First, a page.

A recent update to the Telegram desktop client for Linux introduces a “new” non-native window frame by default.
The new window decorations look flat, narrow, and a bit Windows 10-y. Which is to say: it’s not exactly a subtle fit on a modern GTK-based Linux desktop like Ubuntu MATE:
I don’t know why Telegram changed its (perfectly-adequate) window frame to a design that sticks out like a well hammered thumb, but I am glad to report that you can disable it if you want to.
And let’s be honest: you’re going to want to.
To make the Telegram Linux app use the same system window decorations as the rest of your desktop apps, you can enable it like so:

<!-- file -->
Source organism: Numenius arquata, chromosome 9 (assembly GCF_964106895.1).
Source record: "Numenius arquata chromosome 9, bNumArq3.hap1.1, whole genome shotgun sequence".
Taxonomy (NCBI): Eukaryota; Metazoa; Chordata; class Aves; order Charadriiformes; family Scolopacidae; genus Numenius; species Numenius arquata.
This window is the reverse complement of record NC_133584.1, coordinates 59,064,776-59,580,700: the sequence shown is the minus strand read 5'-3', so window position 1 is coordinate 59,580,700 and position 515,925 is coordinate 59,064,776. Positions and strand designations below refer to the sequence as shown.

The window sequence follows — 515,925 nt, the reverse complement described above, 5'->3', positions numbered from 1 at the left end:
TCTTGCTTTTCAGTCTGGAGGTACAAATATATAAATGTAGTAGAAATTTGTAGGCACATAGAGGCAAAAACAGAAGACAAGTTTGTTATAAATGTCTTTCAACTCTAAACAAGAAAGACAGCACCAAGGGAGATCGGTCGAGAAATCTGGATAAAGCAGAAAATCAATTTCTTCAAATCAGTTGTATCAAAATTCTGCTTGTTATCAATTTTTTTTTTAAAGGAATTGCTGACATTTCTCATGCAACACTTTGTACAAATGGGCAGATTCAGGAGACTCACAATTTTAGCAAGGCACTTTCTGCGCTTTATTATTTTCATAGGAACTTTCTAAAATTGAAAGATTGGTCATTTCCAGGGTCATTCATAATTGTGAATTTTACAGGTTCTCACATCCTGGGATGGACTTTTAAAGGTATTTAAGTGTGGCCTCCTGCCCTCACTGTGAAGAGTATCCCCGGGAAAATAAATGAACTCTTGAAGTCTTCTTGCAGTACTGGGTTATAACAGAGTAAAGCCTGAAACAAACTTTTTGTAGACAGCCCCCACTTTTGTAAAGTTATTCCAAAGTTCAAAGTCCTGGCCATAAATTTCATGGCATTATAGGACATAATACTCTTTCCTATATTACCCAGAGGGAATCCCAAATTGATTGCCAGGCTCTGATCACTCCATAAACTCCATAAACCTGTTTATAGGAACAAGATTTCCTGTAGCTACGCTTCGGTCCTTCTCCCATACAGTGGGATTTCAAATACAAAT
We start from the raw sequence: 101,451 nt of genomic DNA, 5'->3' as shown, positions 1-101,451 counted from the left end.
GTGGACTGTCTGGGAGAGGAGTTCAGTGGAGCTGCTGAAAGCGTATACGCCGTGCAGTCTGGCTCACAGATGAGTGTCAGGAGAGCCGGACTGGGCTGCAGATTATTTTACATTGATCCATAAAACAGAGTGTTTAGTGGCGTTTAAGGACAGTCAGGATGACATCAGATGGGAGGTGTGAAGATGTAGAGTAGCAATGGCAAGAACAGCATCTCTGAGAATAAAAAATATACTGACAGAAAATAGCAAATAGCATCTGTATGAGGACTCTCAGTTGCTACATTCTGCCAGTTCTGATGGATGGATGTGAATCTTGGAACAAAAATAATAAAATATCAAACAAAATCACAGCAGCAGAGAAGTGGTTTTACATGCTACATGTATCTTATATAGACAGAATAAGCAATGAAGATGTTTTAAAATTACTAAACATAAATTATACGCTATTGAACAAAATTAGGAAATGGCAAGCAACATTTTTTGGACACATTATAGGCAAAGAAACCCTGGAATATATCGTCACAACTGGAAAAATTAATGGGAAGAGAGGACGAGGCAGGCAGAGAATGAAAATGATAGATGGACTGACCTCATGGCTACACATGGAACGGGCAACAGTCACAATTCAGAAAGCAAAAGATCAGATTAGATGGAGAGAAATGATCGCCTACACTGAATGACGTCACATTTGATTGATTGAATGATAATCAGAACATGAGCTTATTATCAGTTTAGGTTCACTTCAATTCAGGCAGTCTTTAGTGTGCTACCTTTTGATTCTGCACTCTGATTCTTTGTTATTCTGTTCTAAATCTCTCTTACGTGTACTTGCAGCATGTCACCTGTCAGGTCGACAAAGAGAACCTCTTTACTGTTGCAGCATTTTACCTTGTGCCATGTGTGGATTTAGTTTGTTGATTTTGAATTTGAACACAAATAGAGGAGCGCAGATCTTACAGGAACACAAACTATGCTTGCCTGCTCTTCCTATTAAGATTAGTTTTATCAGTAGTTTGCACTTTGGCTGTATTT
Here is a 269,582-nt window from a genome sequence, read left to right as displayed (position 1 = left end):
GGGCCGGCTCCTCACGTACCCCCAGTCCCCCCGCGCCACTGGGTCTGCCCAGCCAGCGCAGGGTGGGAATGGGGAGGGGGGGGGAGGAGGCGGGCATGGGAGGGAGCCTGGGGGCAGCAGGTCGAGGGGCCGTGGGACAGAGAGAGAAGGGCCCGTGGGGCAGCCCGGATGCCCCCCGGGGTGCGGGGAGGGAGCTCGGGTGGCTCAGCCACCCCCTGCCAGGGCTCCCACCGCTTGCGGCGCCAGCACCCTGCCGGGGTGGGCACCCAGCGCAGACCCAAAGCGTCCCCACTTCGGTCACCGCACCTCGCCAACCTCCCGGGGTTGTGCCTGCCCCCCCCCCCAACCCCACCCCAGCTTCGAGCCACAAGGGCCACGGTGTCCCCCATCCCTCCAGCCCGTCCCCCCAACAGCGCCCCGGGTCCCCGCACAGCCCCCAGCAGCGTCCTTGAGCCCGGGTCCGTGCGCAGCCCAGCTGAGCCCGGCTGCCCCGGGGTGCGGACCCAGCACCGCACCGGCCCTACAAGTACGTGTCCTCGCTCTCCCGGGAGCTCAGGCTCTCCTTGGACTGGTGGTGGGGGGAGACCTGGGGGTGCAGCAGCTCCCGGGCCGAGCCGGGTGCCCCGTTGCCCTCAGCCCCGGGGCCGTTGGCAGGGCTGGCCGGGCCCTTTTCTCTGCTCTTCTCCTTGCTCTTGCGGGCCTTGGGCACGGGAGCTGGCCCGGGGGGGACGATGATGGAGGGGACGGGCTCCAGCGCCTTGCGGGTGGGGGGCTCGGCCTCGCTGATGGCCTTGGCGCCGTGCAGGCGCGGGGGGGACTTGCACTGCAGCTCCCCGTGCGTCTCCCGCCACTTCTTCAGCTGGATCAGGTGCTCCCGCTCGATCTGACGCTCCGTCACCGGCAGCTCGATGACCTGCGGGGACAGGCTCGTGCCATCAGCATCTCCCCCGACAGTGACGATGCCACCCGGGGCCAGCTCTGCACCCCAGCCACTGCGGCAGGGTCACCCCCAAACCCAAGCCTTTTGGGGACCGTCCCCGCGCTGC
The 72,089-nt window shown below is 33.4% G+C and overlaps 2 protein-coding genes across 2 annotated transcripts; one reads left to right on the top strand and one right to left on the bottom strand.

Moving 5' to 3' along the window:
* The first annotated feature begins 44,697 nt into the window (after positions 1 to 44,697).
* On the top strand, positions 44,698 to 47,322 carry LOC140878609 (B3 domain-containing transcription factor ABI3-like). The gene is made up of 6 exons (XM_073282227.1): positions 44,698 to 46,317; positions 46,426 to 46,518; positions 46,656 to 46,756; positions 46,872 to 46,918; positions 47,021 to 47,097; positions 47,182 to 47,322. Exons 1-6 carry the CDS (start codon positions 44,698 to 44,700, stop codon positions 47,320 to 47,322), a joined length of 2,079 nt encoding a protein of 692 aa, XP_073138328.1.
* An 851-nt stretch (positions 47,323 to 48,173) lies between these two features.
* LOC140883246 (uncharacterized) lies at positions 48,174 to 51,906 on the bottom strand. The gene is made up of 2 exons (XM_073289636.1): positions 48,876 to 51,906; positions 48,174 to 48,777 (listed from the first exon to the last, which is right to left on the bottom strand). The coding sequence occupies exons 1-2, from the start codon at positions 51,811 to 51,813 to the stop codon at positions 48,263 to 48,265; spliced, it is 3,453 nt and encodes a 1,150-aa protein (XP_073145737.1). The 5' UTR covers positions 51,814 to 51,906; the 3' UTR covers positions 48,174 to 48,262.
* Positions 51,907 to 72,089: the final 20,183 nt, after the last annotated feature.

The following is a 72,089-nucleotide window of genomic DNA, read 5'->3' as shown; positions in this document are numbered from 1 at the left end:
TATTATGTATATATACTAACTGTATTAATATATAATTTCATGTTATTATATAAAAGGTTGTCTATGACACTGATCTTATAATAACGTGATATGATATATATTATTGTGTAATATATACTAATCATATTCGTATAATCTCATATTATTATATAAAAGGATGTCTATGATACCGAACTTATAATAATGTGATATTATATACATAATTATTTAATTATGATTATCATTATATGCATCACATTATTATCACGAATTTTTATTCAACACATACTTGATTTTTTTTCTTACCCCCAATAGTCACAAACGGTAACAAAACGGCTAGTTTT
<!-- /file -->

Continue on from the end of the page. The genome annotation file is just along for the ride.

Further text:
- Open Telegram
- Go to menu > Settings > Advanced
- Scroll down to ‘System Integration’
- Check ‘Use System Window Frame’ option
Telegram will apply the change in window dressing instantly, meaning you don’t need to quit and reopen the app for it to kick in:
Aside from giving this messaging app some semblance of nativeness the “system window frame” option also has a major usability benefit too: it tells you how many unread messages you have (if you have any)!
As you can see in the screenshot above, I have 79 unread messages waiting to be …ignored some more.